“Assuming Direct Control”: Understanding the Mass Effect ending controversy with sociology

When we’re not hard at work, sociologists here at UT Austin try our best to unwind.  Sometimes, that means enjoying the beautiful Austin air, and sometimes it means sitting down on the couch, picking up a controller, and playing some video games.

One of my favorite set of video games I have played since my parents brought home our Super Nintendo in the early 90s has been the Mass Effect series, which takes place roughly 200 years in the future.  Humankind has stumbled upon interstellar travel and has found itself mixed up in a complex web of galactic politics that has been brewing for centuries amidst a variety of different alien civilizations.  Just as we’re solidifying our new position in space, massive synthetic life forms known as the Reapers begin harvesting the galaxy’s civilizations.  It’s up to you, as Commander Shepard of the Human Alliance Navy, to stop the Reapers, save humanity, and restore peace to the galaxy.

OK, but what really makes Mass Effect such an interesting series?  Like most other video games, the player has a considerable amount of control over the protagonist’s actions.  When I’m reading a novel, I may identify with a protagonist, but I don’t expect to be able to exert any control over him or her.  In a video game, I can make Mario jump, duck, and run.  Mass Effect takes this to an entirely different level: I can make my Shepard be male or female and adjust his or her physical characteristics, jump over carts, duck, run, shoot… and make weighty moral and ethical decisions that could potentially impact my entire experience moving forward.  Part of the fun with Mass Effect is engaging in conversations and learning more about the galaxy and the diverse individuals it’s made of.  I can have Shepard use her influence as a paragon to uphold peace in the galaxy, or I can act in a more renegade fashion, serving humanity’s best interests with brutal efficiency.  The choices don’t just matter in one given game, however: players can import their characters and their decisions from the first game into the second, and from the second into the third.  As a result, decisions I made as Shepard in 2007‘s Mass Effect 1, and 2010’s Mass Effect 2, matter today in 2012 when I play Mass Effect 3.  My female Shepard was an orphan war hero, but yours might be a grizzly looking guy who let his whole squad die. It’s easy to see how gamers have become intensely attached to their own, personalized Shepards.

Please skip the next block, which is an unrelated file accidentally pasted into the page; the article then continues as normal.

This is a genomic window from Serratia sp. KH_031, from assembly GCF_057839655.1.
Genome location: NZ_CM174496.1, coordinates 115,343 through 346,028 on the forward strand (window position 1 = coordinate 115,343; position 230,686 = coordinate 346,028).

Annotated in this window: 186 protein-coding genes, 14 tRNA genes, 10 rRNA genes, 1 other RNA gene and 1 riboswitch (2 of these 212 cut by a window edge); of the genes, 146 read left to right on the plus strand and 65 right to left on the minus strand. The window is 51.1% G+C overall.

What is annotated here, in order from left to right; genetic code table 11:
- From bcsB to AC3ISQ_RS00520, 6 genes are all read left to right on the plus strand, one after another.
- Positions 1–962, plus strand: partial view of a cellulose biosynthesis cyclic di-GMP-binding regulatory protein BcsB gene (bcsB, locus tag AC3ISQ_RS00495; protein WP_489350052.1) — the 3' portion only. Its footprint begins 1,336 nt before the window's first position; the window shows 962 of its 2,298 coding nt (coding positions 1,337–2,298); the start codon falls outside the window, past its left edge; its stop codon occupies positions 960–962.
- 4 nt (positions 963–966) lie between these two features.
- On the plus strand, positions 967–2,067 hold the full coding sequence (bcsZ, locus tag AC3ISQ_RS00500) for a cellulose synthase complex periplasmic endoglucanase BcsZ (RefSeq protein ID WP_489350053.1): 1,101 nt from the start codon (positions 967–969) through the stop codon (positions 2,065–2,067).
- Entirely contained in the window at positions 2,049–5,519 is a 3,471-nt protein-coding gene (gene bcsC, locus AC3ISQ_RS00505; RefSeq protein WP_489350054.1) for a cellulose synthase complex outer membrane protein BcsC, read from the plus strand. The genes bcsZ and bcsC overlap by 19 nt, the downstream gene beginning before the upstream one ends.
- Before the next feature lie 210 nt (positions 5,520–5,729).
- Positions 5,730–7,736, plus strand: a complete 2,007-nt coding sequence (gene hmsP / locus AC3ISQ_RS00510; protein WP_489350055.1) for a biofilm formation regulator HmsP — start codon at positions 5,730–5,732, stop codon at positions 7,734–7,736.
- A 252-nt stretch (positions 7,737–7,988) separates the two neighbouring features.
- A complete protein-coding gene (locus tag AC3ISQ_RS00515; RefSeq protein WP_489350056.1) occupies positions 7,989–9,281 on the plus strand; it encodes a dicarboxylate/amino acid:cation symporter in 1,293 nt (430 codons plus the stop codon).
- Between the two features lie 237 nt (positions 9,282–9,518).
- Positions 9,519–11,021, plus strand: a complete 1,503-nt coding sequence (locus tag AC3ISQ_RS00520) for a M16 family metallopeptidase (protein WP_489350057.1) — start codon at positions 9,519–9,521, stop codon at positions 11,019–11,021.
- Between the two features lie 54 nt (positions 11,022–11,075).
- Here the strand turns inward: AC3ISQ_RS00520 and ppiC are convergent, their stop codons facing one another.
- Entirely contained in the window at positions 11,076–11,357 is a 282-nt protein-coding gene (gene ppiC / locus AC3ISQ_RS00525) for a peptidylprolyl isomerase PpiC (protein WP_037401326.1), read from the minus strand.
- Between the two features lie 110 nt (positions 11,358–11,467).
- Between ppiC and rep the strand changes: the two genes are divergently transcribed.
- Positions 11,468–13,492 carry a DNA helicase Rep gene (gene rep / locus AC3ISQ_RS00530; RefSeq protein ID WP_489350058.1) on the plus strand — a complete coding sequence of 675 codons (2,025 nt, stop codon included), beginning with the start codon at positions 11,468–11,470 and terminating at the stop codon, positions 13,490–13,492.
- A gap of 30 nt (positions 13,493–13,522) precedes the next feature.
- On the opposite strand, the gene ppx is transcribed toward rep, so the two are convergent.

Of course, Mass Effect”s developer, BioWare, is well known throughout the industry as giving players considerable choice throughout their games.  In their 2003 critically-acclaimed Star Wars: Knights of the Old Republic, you could fly around the Star Wars galaxy, wielding your light saber, and play as a “light side” or a “dark side” character; and Dragon Age: Origins had hours upon hours of side quests to explore with your character.  With increasing success, BioWare was bought for $860 million in 2007 by Electronic Arts (EA), widely considered to be one of the foremost video game publishers in the business.

If this sum seems like a lot, we have to remember that the video game industry itself is huge.  According to the Entertainment Software Association, more than $25 billion was spent on games, consoles, and accessories in 2010 alone.  In fact, The Economist recently released an article citing a consulting firm that actually put the video game industry’s worth at closer to $56 billion.

Certainly, money is one way of understanding influence, but when over 70% of American consumers are playing with interactive media, it seems a ripe site for studying social forces. But, with some notable exceptions, the industry and its products are generally left relatively undiscussed in sociology.

Now, originally, I had planned on writing a post on gender and sexuality in the Mass Effect series.  There are not too many female sociologist gamers, and I felt that I could offer a unique perspective on the series.

Then, I finished Mass Effect 3.

And by “finished” I mean, I threw my hands up in the air, my eyebrows scrunched together, and said, “That’s it…? Really?!” I would be lying if I said there weren’t expletives. Without spoiling the ending itself, after learning the Reapers’ motivations, the player is left making one final choice. The differences between the choices are inconsequential, though, and there is arguably no resolution of your weighty decisions over the course of hundreds of hours of rich, meaningful gameplay.